Eritrea continues to be an enigma few outsiders know well. Alan Boswell is joined by author and journalist Martin Plaut, who offers unique insights on the Horn of Africa’s most off-the-radar country and President Isaias’ autocratic state.
In his introduction to this month’s edition of CrisisWatch, our President Robert Malley reflects on Crisis Group's decision to focus on the risk of violence surrounding the upcoming U.S. elections.
A disputed regional election plan has ratcheted up tensions between Ethiopia’s federal government and its rivals in Tigray. To avert a confrontation, Tigrayan officials should press pause on election preparations and both sides should embrace dialogue to address the dispute and underlying causes.
Al-Shabaab is targeting teachers in order to expel those it views as outsiders from majority-Muslim north-eastern Kenya. The government’s response – to evacuate non-native tutors – has shuttered the area’s schools. Nairobi should supply funds to hire local educators, while it works to restore security.
Firefights have broken out between federal Somali soldiers and troops from the Jubaland region. A heightened confrontation could embolden Al-Shabaab’s Islamist insurgency. The African Union should press Ethiopia and Kenya, which back Mogadishu and Kismayo, respectively, to coax the two sides into negotiations.
Mounting economic turbulence is rocking Sudan’s delicate political transition. Without urgent donor assistance to provide economic relief to a suffering population, public support for the cabinet’s reform agenda could collapse. Any failure in the civilian-military government could have tragic consequences for Sudan and the region.
As Ethiopia’s 2021 election nears, a territorial dispute has flared between Amhara and Tigray, two northern regions. It could turn ugly amid rising ethnic nationalism. To heal the rift, the federal government should convene regional leaders in pursuit of guarantees for minority rights.
The coronavirus pandemic could pose a huge challenge to Somalia. To manage the crisis, the federal government should reach out to and coordinate with political rivals. It should avoid a unilateral postponement of elections due in November, which could trigger a violent backlash.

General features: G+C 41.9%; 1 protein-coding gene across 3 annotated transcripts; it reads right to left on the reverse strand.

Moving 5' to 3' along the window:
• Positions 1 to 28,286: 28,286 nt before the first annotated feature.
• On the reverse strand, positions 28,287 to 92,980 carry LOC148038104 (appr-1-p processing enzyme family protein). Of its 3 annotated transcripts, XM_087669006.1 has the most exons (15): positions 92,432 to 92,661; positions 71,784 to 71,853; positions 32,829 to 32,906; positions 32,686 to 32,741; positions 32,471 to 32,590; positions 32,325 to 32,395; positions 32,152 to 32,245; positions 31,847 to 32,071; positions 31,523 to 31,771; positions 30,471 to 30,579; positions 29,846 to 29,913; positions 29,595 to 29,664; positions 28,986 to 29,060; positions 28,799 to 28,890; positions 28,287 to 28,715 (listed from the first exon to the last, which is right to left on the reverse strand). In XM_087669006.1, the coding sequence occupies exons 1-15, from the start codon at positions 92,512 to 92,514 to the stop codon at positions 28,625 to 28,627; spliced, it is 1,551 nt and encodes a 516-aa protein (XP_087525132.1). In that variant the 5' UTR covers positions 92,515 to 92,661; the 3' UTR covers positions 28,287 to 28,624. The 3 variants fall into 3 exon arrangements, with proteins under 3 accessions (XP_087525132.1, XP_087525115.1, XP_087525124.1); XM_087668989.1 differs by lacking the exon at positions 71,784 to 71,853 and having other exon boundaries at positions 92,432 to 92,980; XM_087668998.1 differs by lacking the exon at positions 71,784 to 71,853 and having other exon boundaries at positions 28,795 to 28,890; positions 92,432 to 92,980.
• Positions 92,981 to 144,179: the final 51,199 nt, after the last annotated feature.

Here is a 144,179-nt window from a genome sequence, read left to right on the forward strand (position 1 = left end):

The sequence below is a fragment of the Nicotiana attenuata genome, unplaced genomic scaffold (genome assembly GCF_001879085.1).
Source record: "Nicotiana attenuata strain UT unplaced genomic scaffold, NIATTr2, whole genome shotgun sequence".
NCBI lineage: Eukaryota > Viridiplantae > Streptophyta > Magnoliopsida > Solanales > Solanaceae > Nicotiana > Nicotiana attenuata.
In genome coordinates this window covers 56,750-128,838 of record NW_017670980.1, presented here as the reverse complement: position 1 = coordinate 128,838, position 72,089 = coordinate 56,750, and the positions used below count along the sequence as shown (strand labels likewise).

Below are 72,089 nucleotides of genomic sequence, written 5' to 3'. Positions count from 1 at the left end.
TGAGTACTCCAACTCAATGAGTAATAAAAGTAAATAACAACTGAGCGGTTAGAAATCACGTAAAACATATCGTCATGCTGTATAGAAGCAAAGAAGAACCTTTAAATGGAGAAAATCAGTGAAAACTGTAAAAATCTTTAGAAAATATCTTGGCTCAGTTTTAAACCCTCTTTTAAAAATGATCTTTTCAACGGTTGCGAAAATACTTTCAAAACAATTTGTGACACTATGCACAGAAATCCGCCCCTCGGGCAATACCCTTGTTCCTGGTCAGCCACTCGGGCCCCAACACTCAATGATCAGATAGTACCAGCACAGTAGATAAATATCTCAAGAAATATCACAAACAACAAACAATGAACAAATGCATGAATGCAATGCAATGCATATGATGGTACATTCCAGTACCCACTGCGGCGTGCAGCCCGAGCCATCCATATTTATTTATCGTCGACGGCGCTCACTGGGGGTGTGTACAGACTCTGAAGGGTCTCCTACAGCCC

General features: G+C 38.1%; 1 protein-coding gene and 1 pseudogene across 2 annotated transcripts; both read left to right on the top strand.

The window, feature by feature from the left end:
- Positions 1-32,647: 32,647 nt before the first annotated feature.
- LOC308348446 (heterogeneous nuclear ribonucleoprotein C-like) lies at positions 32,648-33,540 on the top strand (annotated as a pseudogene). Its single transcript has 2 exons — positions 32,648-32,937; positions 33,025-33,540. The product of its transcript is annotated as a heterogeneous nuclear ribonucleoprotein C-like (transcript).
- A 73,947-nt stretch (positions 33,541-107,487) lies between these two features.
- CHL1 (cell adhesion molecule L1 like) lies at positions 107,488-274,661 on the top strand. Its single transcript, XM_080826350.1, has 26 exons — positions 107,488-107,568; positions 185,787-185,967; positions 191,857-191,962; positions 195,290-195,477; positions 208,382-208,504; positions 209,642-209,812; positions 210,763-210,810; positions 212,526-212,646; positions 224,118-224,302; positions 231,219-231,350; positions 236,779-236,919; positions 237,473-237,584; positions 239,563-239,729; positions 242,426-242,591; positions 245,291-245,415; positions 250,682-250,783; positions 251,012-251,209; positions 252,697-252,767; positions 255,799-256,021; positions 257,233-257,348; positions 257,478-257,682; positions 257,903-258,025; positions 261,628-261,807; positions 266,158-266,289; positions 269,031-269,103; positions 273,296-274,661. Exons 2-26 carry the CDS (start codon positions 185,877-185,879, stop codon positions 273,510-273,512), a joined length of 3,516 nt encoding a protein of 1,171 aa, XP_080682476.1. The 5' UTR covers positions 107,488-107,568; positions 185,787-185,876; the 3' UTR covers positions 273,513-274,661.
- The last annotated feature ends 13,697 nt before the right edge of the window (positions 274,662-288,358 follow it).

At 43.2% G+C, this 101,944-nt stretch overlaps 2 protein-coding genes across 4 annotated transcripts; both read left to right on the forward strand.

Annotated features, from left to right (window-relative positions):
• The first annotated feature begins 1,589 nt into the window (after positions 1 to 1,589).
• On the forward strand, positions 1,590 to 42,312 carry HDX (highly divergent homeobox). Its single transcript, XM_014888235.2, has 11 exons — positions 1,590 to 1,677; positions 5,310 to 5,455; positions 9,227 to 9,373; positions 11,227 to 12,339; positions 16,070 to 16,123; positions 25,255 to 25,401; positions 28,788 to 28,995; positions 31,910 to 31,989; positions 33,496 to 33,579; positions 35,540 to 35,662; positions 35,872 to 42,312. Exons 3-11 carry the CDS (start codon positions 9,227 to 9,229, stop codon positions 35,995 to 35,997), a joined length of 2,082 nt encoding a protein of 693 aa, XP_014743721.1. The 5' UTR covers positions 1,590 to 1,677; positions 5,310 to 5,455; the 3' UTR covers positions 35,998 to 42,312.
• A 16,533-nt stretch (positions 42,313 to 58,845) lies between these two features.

The military [...] simply has not had the time nor shown the will to address violence in the way that many rural Sudanese would need to see in order to put down their weapons.
Sudan’s economy is in freefall and there has been limited international assistance.
Ethiopia will not be deterred from finishing GERD by U.S. aid cuts and nor will it change its negotiating stance.
Sudan has been pretty isolated for a long time. It is very keen to get off this [terror] list. This is the carrot.
Ethiopian political leaders should consider appealing to a third party to mediate, should they have exhausted all other opportunities.
Disarmament in South Sudan resembles an abusive counterinsurgency operation, not an orderly collection of arms, which the local militias often resist giving up.
Somalia is headed into an electoral season that promises to be heated. If not carefully managed, politicking could spiral into violence. In this excerpt from our Watch List 2020 – Autumn Update, Crisis Group urges the EU and its member states to press for implementation of consensus-based electoral model, provide technical assistance, and keep up assistance to the Somali security sector and the African Union’s peacekeeping mission (AMISOM).
In early 2020, Vice News correspondent Julia Steers was the first foreign journalist in five years to set foot in the Jebel Marra mountains, Darfur’s last rebel-held area. She tells of a region traumatised by war and explains why these rebels stayed out of an August peace deal.
In this podcast series, Crisis Group President Rob Malley and Board Member Naz Modirzadeh, a Harvard professor of international law and armed conflict, dive deep into the conflicts that rage around the globe, along with Crisis Group field analysts and special guests. This week, they discuss U.S. support for the Yemen war and the absence of the Palestinian issue from the normalisation agreement among Israel, the UAE and Bahrain. Crisis Group's Senior Analyst for Ethiopia, Will Davison, also joins them to discuss the challenges facing Ethiopia.
Peacemaking has changed in Africa, with increased militarisation and multipolar approaches to peacekeeping. Looking ahead in this first episode of The Horn’s second season, our Africa Program Director Comfort Ero tells host Alan Boswell what she sees as the continent’s complex drivers of war.
Originally published in Daily Nation